Outside of tissue and packaging, the outlook is less sunny: Printing and writing grades are projected to continue suffering from declining demand, Gonzalez said. The pandemic heightened some of the trends damaging printing and writing grades. Office closures, for example, meant a sudden drop in demand on top of the long-term trend downward. These sectors are not seeing a recovery to pre-pandemic levels.

Gonzalez shared figures indicating publication papers saw a 34% drop in North American demand from the third quarter of 2022 to the third quarter of 2023 and a 27% drop in uncoated freesheet demand during the same time. Both categories are projected to decline further in the months to come.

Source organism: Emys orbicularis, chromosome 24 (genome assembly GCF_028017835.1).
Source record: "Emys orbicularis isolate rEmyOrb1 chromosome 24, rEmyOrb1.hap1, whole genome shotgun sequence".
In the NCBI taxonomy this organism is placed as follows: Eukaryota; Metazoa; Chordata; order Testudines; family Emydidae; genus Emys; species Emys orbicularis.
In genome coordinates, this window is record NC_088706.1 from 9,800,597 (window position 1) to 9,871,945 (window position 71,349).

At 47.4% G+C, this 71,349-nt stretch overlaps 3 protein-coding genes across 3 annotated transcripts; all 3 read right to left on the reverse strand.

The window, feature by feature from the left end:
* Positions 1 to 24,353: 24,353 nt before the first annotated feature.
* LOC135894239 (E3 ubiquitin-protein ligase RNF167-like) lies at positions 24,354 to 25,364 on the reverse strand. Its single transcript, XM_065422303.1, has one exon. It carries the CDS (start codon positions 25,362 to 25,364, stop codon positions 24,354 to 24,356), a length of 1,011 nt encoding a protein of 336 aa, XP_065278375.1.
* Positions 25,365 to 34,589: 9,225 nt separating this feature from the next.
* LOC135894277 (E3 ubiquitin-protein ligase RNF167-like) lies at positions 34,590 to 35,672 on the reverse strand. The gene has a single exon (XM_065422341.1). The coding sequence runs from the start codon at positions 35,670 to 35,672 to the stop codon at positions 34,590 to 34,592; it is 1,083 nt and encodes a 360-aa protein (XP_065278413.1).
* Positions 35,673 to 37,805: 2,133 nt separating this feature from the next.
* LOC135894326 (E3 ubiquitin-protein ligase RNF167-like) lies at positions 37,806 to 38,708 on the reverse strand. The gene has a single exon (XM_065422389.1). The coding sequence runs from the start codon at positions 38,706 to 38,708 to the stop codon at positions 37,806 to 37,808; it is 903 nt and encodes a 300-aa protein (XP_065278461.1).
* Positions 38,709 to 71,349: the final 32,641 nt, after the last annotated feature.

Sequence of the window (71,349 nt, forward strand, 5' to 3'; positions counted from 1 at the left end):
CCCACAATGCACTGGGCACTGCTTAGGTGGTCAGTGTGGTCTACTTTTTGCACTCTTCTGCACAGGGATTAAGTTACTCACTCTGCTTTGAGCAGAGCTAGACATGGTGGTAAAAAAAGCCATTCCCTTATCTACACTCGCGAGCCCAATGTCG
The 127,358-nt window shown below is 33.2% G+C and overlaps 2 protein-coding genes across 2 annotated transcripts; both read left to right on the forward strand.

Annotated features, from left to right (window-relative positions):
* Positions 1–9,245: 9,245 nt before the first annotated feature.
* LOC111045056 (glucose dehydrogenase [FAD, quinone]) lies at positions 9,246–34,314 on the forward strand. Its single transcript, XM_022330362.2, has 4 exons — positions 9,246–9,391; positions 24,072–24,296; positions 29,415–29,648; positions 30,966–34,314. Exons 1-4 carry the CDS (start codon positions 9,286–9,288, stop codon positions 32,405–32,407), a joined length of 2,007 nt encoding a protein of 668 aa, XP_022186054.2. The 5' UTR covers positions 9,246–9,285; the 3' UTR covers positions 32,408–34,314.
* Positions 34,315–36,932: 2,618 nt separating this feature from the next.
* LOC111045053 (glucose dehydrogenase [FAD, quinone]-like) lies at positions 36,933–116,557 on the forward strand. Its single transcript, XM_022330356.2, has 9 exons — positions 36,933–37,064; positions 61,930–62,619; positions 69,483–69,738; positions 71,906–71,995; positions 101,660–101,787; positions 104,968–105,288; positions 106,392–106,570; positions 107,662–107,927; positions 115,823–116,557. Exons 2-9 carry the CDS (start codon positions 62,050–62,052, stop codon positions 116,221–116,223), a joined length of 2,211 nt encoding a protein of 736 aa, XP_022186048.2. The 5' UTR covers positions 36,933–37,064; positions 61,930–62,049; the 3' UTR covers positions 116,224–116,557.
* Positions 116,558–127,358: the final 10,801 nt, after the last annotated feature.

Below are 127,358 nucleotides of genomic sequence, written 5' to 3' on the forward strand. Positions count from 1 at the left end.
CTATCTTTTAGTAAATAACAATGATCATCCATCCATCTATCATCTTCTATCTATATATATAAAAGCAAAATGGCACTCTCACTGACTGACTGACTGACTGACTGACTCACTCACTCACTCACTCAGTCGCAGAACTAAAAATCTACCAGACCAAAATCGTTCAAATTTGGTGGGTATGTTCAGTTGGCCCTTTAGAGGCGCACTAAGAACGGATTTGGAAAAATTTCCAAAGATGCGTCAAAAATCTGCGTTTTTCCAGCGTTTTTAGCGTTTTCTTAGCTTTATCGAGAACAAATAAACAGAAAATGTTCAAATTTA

Examining OCC’s march upward

Demand growth is one part of the OCC pricing equation, but it doesn’t tell the whole story.

“Obviously, the prices have firmed up,” said Leonard Zeid, president of the paper brokerage division at Midland Davis. “But, unfortunately, it’s firming up because of lack of supply of material.”

Generation of OCC in the recycling stream is down, he said. Collection has been softening in certain areas of the country, and that’s a sort of delayed result of an earlier drop in corrugated box demand, leading mills and box plants to slow down.

“They’re making less boxes because people are buying less things,” Zeid said. “[When] they’re buying less things, there’s less scrap in the stream. Less scrap in the stream, there’s less generation.”